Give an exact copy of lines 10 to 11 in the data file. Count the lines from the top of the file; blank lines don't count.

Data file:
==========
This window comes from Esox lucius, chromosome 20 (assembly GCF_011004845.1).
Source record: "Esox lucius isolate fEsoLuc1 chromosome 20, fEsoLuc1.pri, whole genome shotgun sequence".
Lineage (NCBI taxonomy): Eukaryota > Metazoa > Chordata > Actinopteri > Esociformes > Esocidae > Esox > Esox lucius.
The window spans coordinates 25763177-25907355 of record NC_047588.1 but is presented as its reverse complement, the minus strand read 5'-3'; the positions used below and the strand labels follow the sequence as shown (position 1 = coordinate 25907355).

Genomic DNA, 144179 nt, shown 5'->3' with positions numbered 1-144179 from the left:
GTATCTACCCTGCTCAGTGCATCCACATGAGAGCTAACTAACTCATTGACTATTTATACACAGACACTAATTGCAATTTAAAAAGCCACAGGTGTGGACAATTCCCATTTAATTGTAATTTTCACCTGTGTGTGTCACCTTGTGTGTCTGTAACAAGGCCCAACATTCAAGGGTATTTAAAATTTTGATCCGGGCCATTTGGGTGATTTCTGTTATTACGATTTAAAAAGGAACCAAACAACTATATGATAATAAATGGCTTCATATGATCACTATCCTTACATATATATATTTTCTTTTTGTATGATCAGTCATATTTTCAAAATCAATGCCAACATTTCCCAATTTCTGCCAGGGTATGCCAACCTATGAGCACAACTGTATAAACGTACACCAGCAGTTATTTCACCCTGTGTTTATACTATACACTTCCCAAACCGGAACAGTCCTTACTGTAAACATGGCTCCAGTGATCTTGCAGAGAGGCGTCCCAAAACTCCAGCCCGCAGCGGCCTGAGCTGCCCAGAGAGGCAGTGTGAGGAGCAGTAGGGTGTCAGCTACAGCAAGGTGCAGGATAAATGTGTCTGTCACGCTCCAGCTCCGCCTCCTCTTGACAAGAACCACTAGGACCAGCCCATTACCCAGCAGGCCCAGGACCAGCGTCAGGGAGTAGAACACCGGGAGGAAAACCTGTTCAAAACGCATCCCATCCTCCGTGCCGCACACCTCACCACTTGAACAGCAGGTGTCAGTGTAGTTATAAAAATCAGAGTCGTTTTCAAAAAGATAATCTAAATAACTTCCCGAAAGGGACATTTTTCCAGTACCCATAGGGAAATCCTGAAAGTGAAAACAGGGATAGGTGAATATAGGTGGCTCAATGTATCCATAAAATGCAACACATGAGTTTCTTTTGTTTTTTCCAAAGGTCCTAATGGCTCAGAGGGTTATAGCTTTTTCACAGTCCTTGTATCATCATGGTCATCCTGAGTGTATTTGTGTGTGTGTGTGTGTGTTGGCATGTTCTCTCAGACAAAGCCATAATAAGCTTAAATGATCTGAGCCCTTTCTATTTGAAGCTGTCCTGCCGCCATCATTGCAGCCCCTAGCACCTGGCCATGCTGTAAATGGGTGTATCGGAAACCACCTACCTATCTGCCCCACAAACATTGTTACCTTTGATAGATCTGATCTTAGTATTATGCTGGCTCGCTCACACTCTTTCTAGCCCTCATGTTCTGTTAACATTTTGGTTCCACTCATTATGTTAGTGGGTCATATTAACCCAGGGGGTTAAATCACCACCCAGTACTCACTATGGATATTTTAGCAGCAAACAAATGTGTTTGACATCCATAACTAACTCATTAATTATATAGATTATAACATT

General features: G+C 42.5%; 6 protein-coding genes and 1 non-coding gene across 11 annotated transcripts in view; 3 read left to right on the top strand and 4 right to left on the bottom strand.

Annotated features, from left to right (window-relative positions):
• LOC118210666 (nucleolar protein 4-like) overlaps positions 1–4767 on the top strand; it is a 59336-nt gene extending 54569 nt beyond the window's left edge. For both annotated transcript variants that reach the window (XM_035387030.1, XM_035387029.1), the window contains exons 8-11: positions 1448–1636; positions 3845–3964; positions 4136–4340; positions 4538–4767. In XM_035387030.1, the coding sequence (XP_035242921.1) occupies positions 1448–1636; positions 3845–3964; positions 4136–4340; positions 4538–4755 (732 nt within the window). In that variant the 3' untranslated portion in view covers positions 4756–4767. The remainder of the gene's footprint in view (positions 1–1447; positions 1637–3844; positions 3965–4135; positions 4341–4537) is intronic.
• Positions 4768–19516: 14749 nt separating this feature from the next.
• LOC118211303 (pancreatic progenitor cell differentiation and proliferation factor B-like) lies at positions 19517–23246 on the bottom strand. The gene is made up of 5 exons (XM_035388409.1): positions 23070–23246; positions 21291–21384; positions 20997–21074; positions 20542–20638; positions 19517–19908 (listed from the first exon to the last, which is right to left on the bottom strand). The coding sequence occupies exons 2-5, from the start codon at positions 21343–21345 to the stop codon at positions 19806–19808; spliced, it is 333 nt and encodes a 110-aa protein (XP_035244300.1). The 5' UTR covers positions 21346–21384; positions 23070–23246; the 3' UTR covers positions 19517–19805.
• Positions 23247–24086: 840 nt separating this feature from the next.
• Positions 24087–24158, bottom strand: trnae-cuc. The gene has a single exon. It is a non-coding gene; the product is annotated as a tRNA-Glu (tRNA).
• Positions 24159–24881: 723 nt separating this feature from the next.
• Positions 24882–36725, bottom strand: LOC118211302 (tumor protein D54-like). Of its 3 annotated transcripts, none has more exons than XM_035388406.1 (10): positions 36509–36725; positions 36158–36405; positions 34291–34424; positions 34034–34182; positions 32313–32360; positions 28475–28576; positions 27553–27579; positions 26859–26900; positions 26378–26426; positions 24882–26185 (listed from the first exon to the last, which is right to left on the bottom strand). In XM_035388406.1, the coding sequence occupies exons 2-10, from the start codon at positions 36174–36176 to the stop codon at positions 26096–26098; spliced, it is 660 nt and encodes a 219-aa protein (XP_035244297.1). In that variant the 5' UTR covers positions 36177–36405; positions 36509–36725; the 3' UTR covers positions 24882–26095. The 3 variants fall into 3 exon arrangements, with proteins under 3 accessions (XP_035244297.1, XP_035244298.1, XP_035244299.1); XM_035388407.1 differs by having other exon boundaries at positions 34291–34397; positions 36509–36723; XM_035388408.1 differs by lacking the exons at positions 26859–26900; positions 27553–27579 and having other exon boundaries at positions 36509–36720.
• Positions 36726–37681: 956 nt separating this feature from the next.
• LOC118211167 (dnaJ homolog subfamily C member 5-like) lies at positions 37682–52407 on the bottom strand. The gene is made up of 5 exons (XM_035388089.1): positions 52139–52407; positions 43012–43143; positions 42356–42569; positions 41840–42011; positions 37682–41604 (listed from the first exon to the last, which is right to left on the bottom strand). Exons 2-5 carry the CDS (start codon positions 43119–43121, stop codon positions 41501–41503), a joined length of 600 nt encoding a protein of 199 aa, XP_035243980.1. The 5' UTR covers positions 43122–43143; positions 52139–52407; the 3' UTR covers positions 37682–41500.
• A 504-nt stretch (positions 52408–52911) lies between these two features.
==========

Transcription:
• Positions 4768–19516: 14749 nt separating this feature from the next.
• LOC118211303 (pancreatic progenitor cell differentiation and proliferation factor B-like) lies at positions 19517–23246 on the bottom strand. The gene is made up of 5 exons (XM_035388409.1): positions 23070–23246; positions 21291–21384; positions 20997–21074; positions 20542–20638; positions 19517–19908 (listed from the first exon to the last, which is right to left on the bottom strand). The coding sequence occupies exons 2-5, from the start codon at positions 21343–21345 to the stop codon at positions 19806–19808; spliced, it is 333 nt and encodes a 110-aa protein (XP_035244300.1). The 5' UTR covers positions 21346–21384; positions 23070–23246; the 3' UTR covers positions 19517–19805.